On the Big Island

Posted on Saturday, October 01, 2011, under ,


By the coastal road
the large trees barely stand
wrapped and stifled
by the orange cobwebs
of Pele’s hair.
Like handsome Ohi’a
the trees look helpless
forever transfigured
by the outrageous
air plant from abroad.

I listen to tree frogs’
ko-kee, ko-kee
in darkness. Like me
they are guests,
albeit permanent.
I am a man possessed,
trying hard to pinpoint
the song’s source,
detect its distant
insular dialect.

Spanish moss is an epiphyte which absorbs nutrients (especially calcium) and water from the air and rainfall. Spanish moss is colloquially known as "air plant". Spanish moss was introduced to Hawaii in the 19th century, and became a popular ornamental and lei plant. Recently it is occasionally called "Pele's hair" after Pele the Hawaiian goddess. The term "Pele's hair" usually refers to a type of filamentous volcanic glass.

When Coqui tree frogs accidentally arrived in Hawaii with shipments of plants from Florida or Puerto Rico, the response was ballistic. The mayor of Hawaii declared a state of emergency. Scientists feared the sky was falling, and that the coquis, which eat lots of insects, would decimate the insect population to the point of starving all other insectivorous creatures. The sound of the frogs, a two-toned "ko-KEE", was described as a "shrill shriek" guaranteed to keep everyone awake at night, run down property values, and drive away tourists.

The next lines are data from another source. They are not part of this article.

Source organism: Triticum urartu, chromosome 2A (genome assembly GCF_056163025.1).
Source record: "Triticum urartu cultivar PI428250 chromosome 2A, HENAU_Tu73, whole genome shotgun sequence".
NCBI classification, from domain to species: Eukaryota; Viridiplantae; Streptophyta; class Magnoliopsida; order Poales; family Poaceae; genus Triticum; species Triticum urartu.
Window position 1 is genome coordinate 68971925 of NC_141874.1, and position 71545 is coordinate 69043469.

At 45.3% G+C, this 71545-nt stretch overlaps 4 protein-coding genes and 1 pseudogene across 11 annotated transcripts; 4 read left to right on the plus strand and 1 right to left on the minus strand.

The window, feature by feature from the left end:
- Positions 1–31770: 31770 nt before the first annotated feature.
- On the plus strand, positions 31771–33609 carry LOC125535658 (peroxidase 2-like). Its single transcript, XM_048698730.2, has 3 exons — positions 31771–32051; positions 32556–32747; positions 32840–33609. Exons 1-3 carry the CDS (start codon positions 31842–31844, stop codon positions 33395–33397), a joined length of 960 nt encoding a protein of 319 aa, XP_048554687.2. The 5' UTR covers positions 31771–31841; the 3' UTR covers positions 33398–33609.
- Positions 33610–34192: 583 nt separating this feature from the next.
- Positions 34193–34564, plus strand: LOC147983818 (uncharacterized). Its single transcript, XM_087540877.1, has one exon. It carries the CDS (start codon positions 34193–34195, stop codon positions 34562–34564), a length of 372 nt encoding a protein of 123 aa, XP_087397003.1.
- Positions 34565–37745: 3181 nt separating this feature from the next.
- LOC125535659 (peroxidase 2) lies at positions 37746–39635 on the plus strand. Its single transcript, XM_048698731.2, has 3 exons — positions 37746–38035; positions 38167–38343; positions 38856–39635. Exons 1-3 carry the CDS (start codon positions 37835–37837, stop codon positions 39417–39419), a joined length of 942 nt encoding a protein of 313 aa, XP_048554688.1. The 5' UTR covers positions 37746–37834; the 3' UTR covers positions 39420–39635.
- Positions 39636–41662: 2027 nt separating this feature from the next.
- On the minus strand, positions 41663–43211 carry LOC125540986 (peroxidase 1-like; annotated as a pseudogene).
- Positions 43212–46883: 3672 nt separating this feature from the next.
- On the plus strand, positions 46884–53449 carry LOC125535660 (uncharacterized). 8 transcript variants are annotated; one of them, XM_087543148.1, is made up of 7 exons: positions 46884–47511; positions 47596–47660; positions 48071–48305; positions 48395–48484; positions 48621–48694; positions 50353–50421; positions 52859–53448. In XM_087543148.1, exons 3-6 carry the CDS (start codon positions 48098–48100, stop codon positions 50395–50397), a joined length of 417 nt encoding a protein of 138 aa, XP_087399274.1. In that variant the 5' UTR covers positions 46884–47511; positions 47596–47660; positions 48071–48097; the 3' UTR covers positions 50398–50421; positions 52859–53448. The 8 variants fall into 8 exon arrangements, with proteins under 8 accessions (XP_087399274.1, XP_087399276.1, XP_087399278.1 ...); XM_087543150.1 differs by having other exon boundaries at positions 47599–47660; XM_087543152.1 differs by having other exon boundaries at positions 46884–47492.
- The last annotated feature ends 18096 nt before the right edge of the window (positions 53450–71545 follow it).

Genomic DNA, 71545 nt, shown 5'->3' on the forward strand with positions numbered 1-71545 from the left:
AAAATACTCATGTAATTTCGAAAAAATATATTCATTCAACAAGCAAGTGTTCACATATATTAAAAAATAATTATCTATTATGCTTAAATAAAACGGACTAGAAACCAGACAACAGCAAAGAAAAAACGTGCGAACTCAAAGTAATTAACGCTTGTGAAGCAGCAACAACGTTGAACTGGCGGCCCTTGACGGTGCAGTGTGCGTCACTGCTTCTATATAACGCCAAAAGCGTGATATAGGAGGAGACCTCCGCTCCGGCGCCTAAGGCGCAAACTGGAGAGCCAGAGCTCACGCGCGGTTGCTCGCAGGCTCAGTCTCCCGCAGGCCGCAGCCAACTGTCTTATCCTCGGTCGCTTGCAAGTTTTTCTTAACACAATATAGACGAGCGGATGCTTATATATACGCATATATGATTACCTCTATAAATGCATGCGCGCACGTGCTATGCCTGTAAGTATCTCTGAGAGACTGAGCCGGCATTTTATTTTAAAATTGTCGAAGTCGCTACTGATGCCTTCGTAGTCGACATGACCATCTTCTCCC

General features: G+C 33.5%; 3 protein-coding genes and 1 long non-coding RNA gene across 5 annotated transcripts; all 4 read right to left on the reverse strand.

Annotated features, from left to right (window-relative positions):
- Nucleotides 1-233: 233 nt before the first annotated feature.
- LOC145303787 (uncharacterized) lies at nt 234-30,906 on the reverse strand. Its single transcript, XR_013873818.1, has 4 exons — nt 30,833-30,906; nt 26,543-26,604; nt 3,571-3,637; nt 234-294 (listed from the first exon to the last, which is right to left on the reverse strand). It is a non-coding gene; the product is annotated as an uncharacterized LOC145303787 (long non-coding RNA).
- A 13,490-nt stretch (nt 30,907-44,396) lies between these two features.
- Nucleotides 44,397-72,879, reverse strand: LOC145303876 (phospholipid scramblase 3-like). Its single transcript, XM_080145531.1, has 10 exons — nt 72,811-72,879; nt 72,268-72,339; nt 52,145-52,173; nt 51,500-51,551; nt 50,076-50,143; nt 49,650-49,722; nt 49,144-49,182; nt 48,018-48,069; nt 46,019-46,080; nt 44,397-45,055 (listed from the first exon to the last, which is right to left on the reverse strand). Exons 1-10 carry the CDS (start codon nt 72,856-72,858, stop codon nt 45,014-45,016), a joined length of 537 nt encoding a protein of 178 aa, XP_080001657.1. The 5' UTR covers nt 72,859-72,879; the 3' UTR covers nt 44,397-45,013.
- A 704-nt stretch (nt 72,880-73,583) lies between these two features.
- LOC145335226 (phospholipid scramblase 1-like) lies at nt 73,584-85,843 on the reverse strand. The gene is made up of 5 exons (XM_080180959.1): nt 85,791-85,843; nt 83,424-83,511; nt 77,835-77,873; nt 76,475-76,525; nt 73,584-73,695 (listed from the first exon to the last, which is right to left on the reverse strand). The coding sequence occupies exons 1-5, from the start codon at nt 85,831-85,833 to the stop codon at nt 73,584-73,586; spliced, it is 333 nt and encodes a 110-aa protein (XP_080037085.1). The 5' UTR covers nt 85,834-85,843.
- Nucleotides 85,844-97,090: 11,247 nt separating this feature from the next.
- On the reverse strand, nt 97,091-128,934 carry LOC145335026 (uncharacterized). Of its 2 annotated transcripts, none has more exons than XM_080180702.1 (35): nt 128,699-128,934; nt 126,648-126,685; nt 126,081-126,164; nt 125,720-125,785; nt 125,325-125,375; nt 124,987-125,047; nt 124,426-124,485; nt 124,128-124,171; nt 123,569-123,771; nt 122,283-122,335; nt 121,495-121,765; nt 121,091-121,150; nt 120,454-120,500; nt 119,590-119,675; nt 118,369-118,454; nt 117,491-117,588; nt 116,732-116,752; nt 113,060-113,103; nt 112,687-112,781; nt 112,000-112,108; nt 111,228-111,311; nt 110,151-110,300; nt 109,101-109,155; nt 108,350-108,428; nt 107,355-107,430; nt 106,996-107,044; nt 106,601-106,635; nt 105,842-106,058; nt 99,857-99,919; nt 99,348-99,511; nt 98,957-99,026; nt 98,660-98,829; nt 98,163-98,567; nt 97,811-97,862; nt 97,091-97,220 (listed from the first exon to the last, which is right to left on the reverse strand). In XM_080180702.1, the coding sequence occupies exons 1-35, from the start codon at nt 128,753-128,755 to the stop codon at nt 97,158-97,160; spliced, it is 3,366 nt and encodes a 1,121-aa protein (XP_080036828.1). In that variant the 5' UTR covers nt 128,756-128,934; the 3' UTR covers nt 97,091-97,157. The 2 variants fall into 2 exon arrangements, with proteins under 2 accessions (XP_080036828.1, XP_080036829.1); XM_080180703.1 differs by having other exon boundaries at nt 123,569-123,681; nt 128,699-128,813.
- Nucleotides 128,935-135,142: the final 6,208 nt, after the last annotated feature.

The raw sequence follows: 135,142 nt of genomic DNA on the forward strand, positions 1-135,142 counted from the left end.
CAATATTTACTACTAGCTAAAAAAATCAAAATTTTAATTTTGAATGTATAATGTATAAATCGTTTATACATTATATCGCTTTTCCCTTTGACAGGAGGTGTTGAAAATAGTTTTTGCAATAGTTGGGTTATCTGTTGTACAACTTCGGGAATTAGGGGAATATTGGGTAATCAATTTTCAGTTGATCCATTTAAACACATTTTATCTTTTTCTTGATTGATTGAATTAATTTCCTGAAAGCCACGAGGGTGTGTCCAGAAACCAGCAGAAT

Ironically, this same coqui frog is the national animal of Puerto Rico, its native land. In fact, Puerto Ricans love this frog and its chirping sound so much that it is honoured in local folklore. People describe the nighttime sound of the coqui as soothing and necessary for sleep, and Puerto Rican travellers often bring recordings of coquis with them when away from home to help them sleep. [http://www.hawaiiancoqui.org/]

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